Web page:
In this environment, it’s imperative that schools are cognizant of remote learning security vulnerabilities but it’s equally critical that families know how to address them. That’s why schools must educate their communities about these threats as part of their continued remote learning communication.

With that in mind, following are a few common remote learning security threats–and tips for ways to address them.

● Phishing Attacks. Research on pandemic-related security concerns found that 44 percent of respondents have noticed an increase in emails from unknown sources and calls and texts from unknown numbers. This is a common marker of phishing attacks, scams in which hackers pose as companies or trusted individuals offering a legitimate coronavirus-related service in an attempt to trick recipients into sharing credit card information or other personal data. It’s important that schools educate their communities about this threat, particularly as many younger students may be interacting with email for the first time with the shift to remote learning.

Encourage students, parents and guardians to check for grammar, punctuation and formatting errors in all communications. It’s also a good idea to review links before clicking on them and look for things like dashes, extra characters, or additional letters and numbers. Right-clicking or hovering the mouse over the email address itself can also provide clues—for example, are there multiple letters or numbers that don’t appear to belong? Finally, schools should encourage their communities to reach out directly to them, the third-party digital resource, or any other company in question to determine the authenticity of the communication if they harbor any doubts. Creating a Slack or Google page to track scams can also be helpful in preventing phishing attacks.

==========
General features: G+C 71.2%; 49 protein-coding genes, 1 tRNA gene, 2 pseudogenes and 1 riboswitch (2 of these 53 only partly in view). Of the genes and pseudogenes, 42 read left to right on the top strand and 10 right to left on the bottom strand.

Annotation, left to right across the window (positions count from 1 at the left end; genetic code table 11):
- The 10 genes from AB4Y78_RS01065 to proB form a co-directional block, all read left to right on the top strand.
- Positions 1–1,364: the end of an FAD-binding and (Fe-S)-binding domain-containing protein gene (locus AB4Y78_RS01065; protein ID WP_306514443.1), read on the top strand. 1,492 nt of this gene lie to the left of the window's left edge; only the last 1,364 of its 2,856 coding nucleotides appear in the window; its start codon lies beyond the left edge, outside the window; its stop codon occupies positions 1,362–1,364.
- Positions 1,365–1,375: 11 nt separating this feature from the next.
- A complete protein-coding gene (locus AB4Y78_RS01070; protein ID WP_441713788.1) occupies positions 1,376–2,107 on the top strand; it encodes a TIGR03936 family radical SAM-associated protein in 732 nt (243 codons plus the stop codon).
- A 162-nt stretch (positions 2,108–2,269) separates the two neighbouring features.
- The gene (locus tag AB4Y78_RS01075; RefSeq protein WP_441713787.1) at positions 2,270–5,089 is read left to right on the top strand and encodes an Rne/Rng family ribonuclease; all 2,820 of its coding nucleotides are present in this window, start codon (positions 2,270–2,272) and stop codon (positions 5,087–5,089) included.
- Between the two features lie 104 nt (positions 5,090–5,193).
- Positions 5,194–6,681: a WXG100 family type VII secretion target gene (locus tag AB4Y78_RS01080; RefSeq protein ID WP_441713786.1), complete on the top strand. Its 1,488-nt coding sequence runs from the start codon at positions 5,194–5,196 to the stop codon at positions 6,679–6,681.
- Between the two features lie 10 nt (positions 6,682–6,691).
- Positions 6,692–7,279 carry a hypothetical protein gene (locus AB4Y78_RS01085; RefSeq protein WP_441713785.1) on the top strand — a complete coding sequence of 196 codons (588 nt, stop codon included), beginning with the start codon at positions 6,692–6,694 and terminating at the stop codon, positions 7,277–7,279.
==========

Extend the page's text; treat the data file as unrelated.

● Unique Passwords. It’s extremely common for students to create simple, easy-to-remember passwords and reuse them across multiple online accounts. However, if those credentials have been exposed in a previous breach, hackers can easily use them to access these accounts, all the data they contain, and potentially even infiltrate the home network from there. With a large percentage of K-12 students learning remotely, creating new digital accounts and accessing more educational resources online, the need for strong, unique passwords is more critical than ever in remote learning security efforts.

To help families guard against this threat, schools must lead by example and first encourage them to change any school-created passwords to something of the student and/or parent’s choosing. Also, any communication introducing a new digital resource should stress the importance of unique credentials to accompany it. Password manager solutions can be extremely helpful in this situation, particularly for families with multiple children participating in remote learning programs.
source: Read More, eSchool News